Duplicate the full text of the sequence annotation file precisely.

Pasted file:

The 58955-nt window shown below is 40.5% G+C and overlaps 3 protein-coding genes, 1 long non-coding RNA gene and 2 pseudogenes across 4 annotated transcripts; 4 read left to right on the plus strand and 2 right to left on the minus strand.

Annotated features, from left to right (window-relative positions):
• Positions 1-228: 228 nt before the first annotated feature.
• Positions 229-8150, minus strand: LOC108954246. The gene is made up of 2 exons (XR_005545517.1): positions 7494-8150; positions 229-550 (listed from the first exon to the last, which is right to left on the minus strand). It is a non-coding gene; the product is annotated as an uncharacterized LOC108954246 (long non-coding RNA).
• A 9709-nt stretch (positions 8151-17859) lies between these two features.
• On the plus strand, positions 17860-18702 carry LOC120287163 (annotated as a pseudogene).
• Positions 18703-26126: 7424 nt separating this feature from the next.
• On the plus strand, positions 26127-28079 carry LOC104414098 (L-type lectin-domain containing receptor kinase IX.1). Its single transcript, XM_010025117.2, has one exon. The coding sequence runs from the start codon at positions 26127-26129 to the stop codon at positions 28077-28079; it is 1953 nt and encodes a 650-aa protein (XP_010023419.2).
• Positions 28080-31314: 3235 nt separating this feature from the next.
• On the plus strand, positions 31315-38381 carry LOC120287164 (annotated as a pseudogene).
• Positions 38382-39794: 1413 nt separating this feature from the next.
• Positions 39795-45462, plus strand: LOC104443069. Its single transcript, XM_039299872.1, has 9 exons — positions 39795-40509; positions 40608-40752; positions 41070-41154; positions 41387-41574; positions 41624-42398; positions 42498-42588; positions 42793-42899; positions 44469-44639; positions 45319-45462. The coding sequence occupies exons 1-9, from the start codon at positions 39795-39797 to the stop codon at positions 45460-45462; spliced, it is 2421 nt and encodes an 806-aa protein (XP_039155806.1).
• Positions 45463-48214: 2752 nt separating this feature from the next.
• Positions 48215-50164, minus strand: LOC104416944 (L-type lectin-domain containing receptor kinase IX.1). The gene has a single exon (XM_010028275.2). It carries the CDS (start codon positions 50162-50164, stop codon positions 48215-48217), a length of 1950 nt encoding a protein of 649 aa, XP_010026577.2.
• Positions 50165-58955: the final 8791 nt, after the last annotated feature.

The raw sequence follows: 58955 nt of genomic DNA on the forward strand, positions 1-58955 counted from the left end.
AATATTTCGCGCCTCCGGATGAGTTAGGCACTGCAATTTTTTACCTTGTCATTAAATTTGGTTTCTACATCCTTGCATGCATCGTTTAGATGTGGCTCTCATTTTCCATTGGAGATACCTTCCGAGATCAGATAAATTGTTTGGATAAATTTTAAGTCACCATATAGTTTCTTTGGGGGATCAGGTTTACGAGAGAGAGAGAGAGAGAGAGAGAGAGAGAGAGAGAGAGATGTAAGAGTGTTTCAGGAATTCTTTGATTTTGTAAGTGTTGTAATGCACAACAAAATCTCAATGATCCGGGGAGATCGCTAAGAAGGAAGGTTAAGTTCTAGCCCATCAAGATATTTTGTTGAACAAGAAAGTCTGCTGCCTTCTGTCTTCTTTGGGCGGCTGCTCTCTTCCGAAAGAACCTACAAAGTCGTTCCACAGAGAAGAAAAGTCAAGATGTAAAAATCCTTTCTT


The 58955-nt window shown below is 40.5% G+C and overlaps 3 protein-coding genes, 1 long non-coding RNA gene and 2 pseudogenes across 4 annotated transcripts; 4 read left to right on the plus strand and 2 right to left on the minus strand.

Annotated features, from left to right (window-relative positions):
• Positions 1-228: 228 nt before the first annotated feature.
• Positions 229-8150, minus strand: LOC108954246. The gene is made up of 2 exons (XR_005545517.1): positions 7494-8150; positions 229-550 (listed from the first exon to the last, which is right to left on the minus strand). It is a non-coding gene; the product is annotated as an uncharacterized LOC108954246 (long non-coding RNA).
• A 9709-nt stretch (positions 8151-17859) lies between these two features.
• On the plus strand, positions 17860-18702 carry LOC120287163 (annotated as a pseudogene).
• Positions 18703-26126: 7424 nt separating this feature from the next.
• On the plus strand, positions 26127-28079 carry LOC104414098 (L-type lectin-domain containing receptor kinase IX.1). Its single transcript, XM_010025117.2, has one exon. The coding sequence runs from the start codon at positions 26127-26129 to the stop codon at positions 28077-28079; it is 1953 nt and encodes a 650-aa protein (XP_010023419.2).
• Positions 28080-31314: 3235 nt separating this feature from the next.
• On the plus strand, positions 31315-38381 carry LOC120287164 (annotated as a pseudogene).
• Positions 38382-39794: 1413 nt separating this feature from the next.
• Positions 39795-45462, plus strand: LOC104443069. Its single transcript, XM_039299872.1, has 9 exons — positions 39795-40509; positions 40608-40752; positions 41070-41154; positions 41387-41574; positions 41624-42398; positions 42498-42588; positions 42793-42899; positions 44469-44639; positions 45319-45462. The coding sequence occupies exons 1-9, from the start codon at positions 39795-39797 to the stop codon at positions 45460-45462; spliced, it is 2421 nt and encodes an 806-aa protein (XP_039155806.1).
• Positions 45463-48214: 2752 nt separating this feature from the next.
• Positions 48215-50164, minus strand: LOC104416944 (L-type lectin-domain containing receptor kinase IX.1). The gene has a single exon (XM_010028275.2). It carries the CDS (start codon positions 50162-50164, stop codon positions 48215-48217), a length of 1950 nt encoding a protein of 649 aa, XP_010026577.2.
• Positions 50165-58955: the final 8791 nt, after the last annotated feature.

The raw sequence follows: 58955 nt of genomic DNA on the forward strand, positions 1-58955 counted from the left end.
AATATTTCGCGCCTCCGGATGAGTTAGGCACTGCAATTTTTTACCTTGTCATTAAATTTGGTTTCTACATCCTTGCATGCATCGTTTAGATGTGGCTCTCATTTTCCATTGGAGATACCTTCCGAGATCAGATAAATTGTTTGGATAAATTTTAAGTCACCATATAGTTTCTTTGGGGGATCAGGTTTACGAGAGAGAGAGAGAGAGAGAGAGAGAGAGAGAGAGAGAGATGTAAGAGTGTTTCAGGAATTCTTTGATTTTGTAAGTGTTGTAATGCACAACAAAATCTCAATGATCCGGGGAGATCGCTAAGAAGGAAGGTTAAGTTCTAGCCCATCAAGATATTTTGTTGAACAAGAAAGTCTGCTGCCTTCTGTCTTCTTTGGGCGGCTGCTCTCTTCCGAAAGAACCTACAAAGTCGTTCCACAGAGAAGAAAAGTCAAGATGTAAAAATCCTTTCTT